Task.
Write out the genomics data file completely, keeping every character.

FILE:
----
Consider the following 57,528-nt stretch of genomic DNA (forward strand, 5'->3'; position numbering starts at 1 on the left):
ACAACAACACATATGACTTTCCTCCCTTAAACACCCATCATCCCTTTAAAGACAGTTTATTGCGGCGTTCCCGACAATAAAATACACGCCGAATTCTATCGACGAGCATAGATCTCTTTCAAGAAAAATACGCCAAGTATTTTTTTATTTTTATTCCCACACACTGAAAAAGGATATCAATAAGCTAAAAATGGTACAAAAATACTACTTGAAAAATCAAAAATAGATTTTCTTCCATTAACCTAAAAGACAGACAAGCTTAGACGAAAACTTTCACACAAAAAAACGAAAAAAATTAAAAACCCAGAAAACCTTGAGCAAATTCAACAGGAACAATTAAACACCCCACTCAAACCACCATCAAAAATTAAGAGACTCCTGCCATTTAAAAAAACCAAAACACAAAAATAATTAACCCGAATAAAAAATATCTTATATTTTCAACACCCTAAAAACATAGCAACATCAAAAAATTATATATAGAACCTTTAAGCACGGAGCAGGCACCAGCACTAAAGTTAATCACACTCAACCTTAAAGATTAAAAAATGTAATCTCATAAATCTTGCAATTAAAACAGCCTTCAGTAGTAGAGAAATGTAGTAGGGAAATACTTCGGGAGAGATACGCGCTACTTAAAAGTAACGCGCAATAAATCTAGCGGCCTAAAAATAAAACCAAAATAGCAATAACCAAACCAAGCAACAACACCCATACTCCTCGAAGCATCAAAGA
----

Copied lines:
Consider the following 57,528-nt stretch of genomic DNA (forward strand, 5'->3'; position numbering starts at 1 on the left):
ACAACAACACATATGACTTTCCTCCCTTAAACACCCATCATCCCTTTAAAGACAGTTTATTGCGGCGTTCCCGACAATAAAATACACGCCGAATTCTATCGACGAGCATAGATCTCTTTCAAGAAAAATACGCCAAGTATTTTTTTATTTTTATTCCCACACACTGAAAAAGGATATCAATAAGCTAAAAATGGTACAAAAATACTACTTGAAAAATCAAAAATAGATTTTCTTCCATTAACCTAAAAGACAGACAAGCTTAGACGAAAACTTTCACACAAAAAAACGAAAAAAATTAAAAACCCAGAAAACCTTGAGCAAATTCAACAGGAACAATTAAACACCCCACTCAAACCACCATCAAAAATTAAGAGACTCCTGCCATTTAAAAAAACCAAAACACAAAAATAATTAACCCGAATAAAAAATATCTTATATTTTCAACACCCTAAAAACATAGCAACATCAAAAAATTATATATAGAACCTTTAAGCACGGAGCAGGCACCAGCACTAAAGTTAATCACACTCAACCTTAAAGATTAAAAAATGTAATCTCATAAATCTTGCAATTAAAACAGCCTTCAGTAGTAGAGAAATGTAGTAGGGAAATACTTCGGGAGAGATACGCGCTACTTAAAAGTAACGCGCAATAAATCTAGCGGCCTAAAAATAAAACCAAAATAGCAATAACCAAACCAAGCAACAACACCCATACTCCTCGAAGCATCAAAGA